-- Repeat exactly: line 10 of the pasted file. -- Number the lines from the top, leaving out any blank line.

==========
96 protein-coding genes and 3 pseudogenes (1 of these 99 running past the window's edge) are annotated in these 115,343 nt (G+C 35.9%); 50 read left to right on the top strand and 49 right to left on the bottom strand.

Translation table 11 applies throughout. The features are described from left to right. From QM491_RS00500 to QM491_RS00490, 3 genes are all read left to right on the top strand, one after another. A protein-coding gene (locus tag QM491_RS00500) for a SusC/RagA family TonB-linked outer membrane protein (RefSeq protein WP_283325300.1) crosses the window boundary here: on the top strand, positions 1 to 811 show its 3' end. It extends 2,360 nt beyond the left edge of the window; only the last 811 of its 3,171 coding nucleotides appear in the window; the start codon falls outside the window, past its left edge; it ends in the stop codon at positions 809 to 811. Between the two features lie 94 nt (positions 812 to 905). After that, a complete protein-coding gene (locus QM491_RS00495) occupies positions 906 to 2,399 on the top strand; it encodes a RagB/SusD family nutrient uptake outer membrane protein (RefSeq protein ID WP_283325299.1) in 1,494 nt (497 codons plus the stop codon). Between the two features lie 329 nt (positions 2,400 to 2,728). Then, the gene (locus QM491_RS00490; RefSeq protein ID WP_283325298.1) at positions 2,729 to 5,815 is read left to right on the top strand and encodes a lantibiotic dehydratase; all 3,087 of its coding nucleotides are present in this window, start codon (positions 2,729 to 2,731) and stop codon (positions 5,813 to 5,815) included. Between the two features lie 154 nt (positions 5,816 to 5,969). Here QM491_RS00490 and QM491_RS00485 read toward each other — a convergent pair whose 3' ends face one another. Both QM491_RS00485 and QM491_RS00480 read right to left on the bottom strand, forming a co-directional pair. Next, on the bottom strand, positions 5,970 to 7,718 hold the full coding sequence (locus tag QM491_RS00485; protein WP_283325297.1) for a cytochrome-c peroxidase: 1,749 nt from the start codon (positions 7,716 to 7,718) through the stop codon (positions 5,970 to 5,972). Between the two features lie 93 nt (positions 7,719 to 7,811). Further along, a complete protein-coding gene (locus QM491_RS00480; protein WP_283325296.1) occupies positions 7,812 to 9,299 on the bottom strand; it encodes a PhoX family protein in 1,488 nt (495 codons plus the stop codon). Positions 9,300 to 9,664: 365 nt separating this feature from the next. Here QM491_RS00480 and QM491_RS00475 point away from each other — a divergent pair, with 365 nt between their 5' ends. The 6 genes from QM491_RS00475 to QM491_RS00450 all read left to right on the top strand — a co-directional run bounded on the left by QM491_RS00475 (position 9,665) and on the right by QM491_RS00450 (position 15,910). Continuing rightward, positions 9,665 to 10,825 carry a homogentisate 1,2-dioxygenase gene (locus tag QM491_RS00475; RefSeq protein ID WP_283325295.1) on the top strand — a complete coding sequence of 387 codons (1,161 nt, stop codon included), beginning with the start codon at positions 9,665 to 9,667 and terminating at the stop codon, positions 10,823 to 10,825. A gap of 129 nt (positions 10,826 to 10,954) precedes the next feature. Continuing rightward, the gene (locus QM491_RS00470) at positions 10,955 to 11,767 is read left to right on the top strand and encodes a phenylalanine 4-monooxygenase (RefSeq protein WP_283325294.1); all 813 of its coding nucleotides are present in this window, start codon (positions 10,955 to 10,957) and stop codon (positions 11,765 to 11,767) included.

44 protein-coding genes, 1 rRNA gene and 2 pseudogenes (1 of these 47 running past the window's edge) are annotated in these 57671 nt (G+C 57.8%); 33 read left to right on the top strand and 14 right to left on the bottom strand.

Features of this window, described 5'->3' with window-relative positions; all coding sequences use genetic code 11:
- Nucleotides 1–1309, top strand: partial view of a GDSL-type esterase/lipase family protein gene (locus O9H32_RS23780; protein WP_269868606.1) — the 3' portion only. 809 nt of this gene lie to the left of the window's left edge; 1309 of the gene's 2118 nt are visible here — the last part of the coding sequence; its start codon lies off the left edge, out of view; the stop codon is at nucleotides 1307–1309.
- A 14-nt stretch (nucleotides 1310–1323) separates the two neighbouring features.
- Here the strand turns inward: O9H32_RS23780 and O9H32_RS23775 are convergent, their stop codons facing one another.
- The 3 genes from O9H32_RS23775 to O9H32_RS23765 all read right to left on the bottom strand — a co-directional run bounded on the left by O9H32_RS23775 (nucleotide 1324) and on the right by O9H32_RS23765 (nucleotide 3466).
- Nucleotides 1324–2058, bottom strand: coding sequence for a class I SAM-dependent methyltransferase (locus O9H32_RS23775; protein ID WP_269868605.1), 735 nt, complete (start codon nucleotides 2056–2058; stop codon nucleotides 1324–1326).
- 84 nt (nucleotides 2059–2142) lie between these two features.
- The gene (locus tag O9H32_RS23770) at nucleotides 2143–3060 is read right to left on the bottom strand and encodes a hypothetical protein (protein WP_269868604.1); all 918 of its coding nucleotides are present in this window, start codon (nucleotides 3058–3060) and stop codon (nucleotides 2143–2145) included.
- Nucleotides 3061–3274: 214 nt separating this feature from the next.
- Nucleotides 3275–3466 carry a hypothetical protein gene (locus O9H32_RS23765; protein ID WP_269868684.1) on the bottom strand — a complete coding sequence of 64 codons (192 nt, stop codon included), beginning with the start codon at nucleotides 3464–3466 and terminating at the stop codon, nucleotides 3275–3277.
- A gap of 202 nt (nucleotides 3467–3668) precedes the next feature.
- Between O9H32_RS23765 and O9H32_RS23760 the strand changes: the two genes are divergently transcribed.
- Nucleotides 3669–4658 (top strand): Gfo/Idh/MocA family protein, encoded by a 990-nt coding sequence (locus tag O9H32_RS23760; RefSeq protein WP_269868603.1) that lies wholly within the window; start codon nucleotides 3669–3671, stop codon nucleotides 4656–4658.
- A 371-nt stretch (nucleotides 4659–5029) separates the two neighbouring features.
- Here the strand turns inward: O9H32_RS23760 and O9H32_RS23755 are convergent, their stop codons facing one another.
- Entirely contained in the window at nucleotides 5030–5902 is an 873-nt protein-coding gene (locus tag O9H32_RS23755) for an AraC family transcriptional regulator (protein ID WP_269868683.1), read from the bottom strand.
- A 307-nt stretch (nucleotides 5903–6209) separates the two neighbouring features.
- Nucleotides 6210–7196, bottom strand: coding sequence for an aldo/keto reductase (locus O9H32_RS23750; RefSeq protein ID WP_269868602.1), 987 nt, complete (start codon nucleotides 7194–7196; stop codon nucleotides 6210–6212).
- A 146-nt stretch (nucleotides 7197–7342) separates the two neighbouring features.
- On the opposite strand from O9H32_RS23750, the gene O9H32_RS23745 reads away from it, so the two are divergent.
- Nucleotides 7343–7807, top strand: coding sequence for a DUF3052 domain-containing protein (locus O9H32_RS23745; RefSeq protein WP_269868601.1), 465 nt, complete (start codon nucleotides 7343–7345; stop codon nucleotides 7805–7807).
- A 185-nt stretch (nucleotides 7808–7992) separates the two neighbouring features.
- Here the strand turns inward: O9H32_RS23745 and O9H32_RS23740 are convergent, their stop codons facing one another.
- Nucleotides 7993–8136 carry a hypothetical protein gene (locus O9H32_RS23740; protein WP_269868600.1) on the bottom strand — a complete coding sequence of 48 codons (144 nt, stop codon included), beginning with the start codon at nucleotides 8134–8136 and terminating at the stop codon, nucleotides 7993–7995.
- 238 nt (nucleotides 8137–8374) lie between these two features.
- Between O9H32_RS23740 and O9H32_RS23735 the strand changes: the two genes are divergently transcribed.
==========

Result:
- 84 nt (nucleotides 2059–2142) lie between these two features.